An intriguing French detective – and some shiny new covers!

The snow’s gone, and even if it comes back – not that likely down here in the Deep South aka Hampshire – there are daffodils and primroses in the garden, the random pheasant sits outside and shouts for his dinner, and the roe deer family peer over the garden fence almost daily. Spring is on its way so it’s time I stopped hibernating so I’m happy to welcome fellow Crooked Cat author, Angela Wren, to answer my 8 Quick Questions and tell us about her fascinating mysteries set in rural France.

  1. When you finish a new writing project, who is the first person you share it with?

My editor. I run a Writing Group and the various drafts of my stories are shared with the group and I get plenty of comment throughout the writing process.

  1. What is the best compliment you’ve ever received about your writing?

My stories are set in France and the absolutely best comments are those from people who have said they felt as though they were in France itself whilst reading my work.

  1. Everyone has bad writing days (or weeks, or months). What do you do when you start to hate everything that you’ve written?

I chuck whatever I’m writing in a drawer and leave it there for a week or two, or possibly longer.  I have one manuscript that has been in the drawer for two years!  Perhaps it will never come out.

  1. We all cast our characters for that hypothetical film or tv deal. Which actor/s would you choose to play your main character/s?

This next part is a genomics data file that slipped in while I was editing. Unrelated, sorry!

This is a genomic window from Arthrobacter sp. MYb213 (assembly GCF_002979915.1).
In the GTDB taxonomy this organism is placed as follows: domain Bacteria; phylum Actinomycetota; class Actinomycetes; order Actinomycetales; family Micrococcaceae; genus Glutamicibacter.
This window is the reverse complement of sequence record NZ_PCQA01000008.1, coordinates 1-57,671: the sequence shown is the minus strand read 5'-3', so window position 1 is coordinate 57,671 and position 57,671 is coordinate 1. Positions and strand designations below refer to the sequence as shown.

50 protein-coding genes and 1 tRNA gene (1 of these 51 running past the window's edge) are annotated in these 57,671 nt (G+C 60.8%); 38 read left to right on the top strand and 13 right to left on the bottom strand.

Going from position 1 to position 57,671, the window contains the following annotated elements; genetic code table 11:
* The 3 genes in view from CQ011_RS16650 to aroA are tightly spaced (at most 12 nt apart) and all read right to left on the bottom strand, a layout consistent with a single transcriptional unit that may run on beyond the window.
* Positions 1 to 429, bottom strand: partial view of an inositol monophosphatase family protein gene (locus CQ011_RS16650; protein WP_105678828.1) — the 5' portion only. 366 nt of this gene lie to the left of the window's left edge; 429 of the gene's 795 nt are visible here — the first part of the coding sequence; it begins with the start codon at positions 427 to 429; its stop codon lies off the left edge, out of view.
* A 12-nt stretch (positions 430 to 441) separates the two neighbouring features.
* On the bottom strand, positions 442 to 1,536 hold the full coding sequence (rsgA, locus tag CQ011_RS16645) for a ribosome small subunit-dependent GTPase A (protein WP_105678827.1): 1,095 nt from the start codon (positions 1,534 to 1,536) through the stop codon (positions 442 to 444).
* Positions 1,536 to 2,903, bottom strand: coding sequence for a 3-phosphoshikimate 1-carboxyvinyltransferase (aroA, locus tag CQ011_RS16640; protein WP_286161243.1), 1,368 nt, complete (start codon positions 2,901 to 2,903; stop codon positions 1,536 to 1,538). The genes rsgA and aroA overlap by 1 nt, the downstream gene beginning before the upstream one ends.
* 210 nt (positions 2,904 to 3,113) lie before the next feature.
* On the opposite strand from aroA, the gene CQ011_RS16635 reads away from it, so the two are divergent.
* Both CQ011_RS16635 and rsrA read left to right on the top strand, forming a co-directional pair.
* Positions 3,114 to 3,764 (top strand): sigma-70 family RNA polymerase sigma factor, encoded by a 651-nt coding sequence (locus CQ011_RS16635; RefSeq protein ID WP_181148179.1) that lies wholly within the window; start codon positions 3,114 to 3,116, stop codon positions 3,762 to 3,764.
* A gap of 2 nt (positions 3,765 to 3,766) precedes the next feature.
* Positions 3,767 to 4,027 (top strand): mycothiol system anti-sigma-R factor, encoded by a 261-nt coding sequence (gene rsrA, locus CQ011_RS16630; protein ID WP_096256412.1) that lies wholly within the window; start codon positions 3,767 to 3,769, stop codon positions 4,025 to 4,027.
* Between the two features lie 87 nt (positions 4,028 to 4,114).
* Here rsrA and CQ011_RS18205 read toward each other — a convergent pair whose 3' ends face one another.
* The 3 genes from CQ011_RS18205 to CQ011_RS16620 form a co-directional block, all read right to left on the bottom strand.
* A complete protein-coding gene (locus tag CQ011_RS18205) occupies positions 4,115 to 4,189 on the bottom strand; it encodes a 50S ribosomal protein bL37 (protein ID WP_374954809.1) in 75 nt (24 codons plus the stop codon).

Actually, I haven’t even thought of that.  My central character, Jacques, would have to be French and whoever plays him would have to fit his physical description.  So, Gerard Depardieu is completely out of the running.  There was a gorgeous French tenor I saw in a production of the Pearl Fishers – now he would be perfect, except I can’t remember his name!

  1. What do you enjoy most in the writing process? What parts of it do you really dislike?

I absolutely love stringing the words together once I know what my story is. I can just disappear into my fictional world and stay there for days on end. I find editing particularly difficult and very tiring. I don’t exactly dislike it, because I know how essential a task it is. But if there was any part of the writing process that I could ditch, it would definitely be editing.

  1. Research is a vital part of writing. What is the most memorable or interesting thing you’ve learned along the way?

Discovering the Cévennes in south central France for the very first time. It’s the part of France where my stories are set and there’s a silence and loneliness there that I can’t seem to find anywhere else. It’s also an upland area, the scenery is spectacular, the villages are small and sparse and the weather can change in a moment.  A perfect place for murder, I think!

  1. What’s the best piece of writing advice you’ve ever received?

Never give up – if the story wants to be written it will be.

  1. Finally, in one sentence, tell us about your current project.

I’m in the final stages of completing book 3 (Montbel) in my Jacques Forêt series of stories which will be out later this year.

Thank you for visiting, Angela, I’m looking forward to meeting Jacques again!

Website : www.angelawren.co.uk

Blog : www.jamesetmoi.blogspot.com

Facebook : Angela Wren

Goodreads : Angela Wren

Contact an author : Angela Wren

~~~~~~

And here are the shiny new covers of my Charlotte Richmond Mysteries, re-issued now by Williams & Whiting!

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3 thoughts on “An intriguing French detective – and some shiny new covers!

  1. I certainly enjoyed reading about your writing methods, it’s always helpful to see how other writers function as their story is forming. And I’m a great francophile, so will investigate Jacques Foret and his part of France.

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